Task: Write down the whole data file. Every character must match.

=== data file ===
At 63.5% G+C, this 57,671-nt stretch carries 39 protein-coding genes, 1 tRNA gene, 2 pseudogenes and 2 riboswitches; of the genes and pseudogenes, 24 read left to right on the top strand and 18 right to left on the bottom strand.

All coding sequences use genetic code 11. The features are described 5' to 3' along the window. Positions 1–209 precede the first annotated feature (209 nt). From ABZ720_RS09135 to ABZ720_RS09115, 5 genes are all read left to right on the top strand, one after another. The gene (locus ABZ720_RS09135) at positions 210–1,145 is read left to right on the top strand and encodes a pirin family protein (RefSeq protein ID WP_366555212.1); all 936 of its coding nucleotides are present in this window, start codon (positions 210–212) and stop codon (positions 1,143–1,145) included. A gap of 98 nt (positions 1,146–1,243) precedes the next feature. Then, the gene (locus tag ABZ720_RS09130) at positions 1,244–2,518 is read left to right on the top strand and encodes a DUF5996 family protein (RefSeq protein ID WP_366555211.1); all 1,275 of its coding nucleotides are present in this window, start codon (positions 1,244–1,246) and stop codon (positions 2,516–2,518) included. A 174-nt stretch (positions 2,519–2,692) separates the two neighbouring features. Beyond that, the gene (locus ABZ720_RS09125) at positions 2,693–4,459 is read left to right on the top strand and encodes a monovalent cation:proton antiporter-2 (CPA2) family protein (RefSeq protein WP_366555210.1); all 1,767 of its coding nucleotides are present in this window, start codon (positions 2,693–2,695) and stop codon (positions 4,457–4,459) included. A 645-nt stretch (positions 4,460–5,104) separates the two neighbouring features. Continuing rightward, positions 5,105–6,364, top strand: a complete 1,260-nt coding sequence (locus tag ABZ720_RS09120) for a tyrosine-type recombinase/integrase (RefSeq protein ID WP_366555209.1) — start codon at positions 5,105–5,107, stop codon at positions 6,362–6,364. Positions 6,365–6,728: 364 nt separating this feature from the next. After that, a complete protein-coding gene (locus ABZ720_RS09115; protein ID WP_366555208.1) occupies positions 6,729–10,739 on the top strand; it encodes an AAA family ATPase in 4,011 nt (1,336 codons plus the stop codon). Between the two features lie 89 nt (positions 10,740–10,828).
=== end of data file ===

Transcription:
At 63.5% G+C, this 57,671-nt stretch carries 39 protein-coding genes, 1 tRNA gene, 2 pseudogenes and 2 riboswitches; of the genes and pseudogenes, 24 read left to right on the top strand and 18 right to left on the bottom strand.

All coding sequences use genetic code 11. The features are described 5' to 3' along the window. Positions 1–209 precede the first annotated feature (209 nt). From ABZ720_RS09135 to ABZ720_RS09115, 5 genes are all read left to right on the top strand, one after another. The gene (locus ABZ720_RS09135) at positions 210–1,145 is read left to right on the top strand and encodes a pirin family protein (RefSeq protein ID WP_366555212.1); all 936 of its coding nucleotides are present in this window, start codon (positions 210–212) and stop codon (positions 1,143–1,145) included. A gap of 98 nt (positions 1,146–1,243) precedes the next feature. Then, the gene (locus tag ABZ720_RS09130) at positions 1,244–2,518 is read left to right on the top strand and encodes a DUF5996 family protein (RefSeq protein ID WP_366555211.1); all 1,275 of its coding nucleotides are present in this window, start codon (positions 1,244–1,246) and stop codon (positions 2,516–2,518) included. A 174-nt stretch (positions 2,519–2,692) separates the two neighbouring features. Beyond that, the gene (locus ABZ720_RS09125) at positions 2,693–4,459 is read left to right on the top strand and encodes a monovalent cation:proton antiporter-2 (CPA2) family protein (RefSeq protein WP_366555210.1); all 1,767 of its coding nucleotides are present in this window, start codon (positions 2,693–2,695) and stop codon (positions 4,457–4,459) included. A 645-nt stretch (positions 4,460–5,104) separates the two neighbouring features. Continuing rightward, positions 5,105–6,364, top strand: a complete 1,260-nt coding sequence (locus tag ABZ720_RS09120) for a tyrosine-type recombinase/integrase (RefSeq protein ID WP_366555209.1) — start codon at positions 5,105–5,107, stop codon at positions 6,362–6,364. Positions 6,365–6,728: 364 nt separating this feature from the next. After that, a complete protein-coding gene (locus ABZ720_RS09115; protein ID WP_366555208.1) occupies positions 6,729–10,739 on the top strand; it encodes an AAA family ATPase in 4,011 nt (1,336 codons plus the stop codon). Between the two features lie 89 nt (positions 10,740–10,828).